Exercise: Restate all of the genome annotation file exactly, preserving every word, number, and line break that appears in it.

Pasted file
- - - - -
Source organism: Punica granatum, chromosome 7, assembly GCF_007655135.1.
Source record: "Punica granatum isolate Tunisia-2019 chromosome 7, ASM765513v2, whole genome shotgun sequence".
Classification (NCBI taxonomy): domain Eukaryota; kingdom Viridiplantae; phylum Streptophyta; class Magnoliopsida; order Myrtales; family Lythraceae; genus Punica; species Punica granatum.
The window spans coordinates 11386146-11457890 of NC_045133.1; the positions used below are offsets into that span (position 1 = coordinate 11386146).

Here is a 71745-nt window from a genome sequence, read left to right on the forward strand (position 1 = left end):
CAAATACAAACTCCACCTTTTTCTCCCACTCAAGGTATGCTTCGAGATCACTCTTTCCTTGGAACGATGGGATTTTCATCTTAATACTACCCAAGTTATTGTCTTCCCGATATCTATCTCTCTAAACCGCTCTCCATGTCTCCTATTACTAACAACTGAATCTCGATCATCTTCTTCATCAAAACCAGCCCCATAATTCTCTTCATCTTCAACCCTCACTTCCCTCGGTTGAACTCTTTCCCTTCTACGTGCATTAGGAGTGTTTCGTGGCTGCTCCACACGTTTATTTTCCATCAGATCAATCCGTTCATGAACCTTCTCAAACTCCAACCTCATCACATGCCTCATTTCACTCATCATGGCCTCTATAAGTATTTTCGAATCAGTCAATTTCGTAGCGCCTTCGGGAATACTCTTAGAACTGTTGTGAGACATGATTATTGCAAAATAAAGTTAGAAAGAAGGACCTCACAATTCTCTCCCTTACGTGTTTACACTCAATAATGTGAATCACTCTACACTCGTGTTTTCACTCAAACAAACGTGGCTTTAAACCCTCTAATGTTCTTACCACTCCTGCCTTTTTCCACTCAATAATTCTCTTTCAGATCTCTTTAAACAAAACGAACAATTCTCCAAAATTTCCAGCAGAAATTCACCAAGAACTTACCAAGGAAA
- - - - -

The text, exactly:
Source organism: Punica granatum, chromosome 7, assembly GCF_007655135.1.
Source record: "Punica granatum isolate Tunisia-2019 chromosome 7, ASM765513v2, whole genome shotgun sequence".
Classification (NCBI taxonomy): domain Eukaryota; kingdom Viridiplantae; phylum Streptophyta; class Magnoliopsida; order Myrtales; family Lythraceae; genus Punica; species Punica granatum.
The window spans coordinates 11386146-11457890 of NC_045133.1; the positions used below are offsets into that span (position 1 = coordinate 11386146).

Here is a 71745-nt window from a genome sequence, read left to right on the forward strand (position 1 = left end):
CAAATACAAACTCCACCTTTTTCTCCCACTCAAGGTATGCTTCGAGATCACTCTTTCCTTGGAACGATGGGATTTTCATCTTAATACTACCCAAGTTATTGTCTTCCCGATATCTATCTCTCTAAACCGCTCTCCATGTCTCCTATTACTAACAACTGAATCTCGATCATCTTCTTCATCAAAACCAGCCCCATAATTCTCTTCATCTTCAACCCTCACTTCCCTCGGTTGAACTCTTTCCCTTCTACGTGCATTAGGAGTGTTTCGTGGCTGCTCCACACGTTTATTTTCCATCAGATCAATCCGTTCATGAACCTTCTCAAACTCCAACCTCATCACATGCCTCATTTCACTCATCATGGCCTCTATAAGTATTTTCGAATCAGTCAATTTCGTAGCGCCTTCGGGAATACTCTTAGAACTGTTGTGAGACATGATTATTGCAAAATAAAGTTAGAAAGAAGGACCTCACAATTCTCTCCCTTACGTGTTTACACTCAATAATGTGAATCACTCTACACTCGTGTTTTCACTCAAACAAACGTGGCTTTAAACCCTCTAATGTTCTTACCACTCCTGCCTTTTTCCACTCAATAATTCTCTTTCAGATCTCTTTAAACAAAACGAACAATTCTCCAAAATTTCCAGCAGAAATTCACCAAGAACTTACCAAGGAAA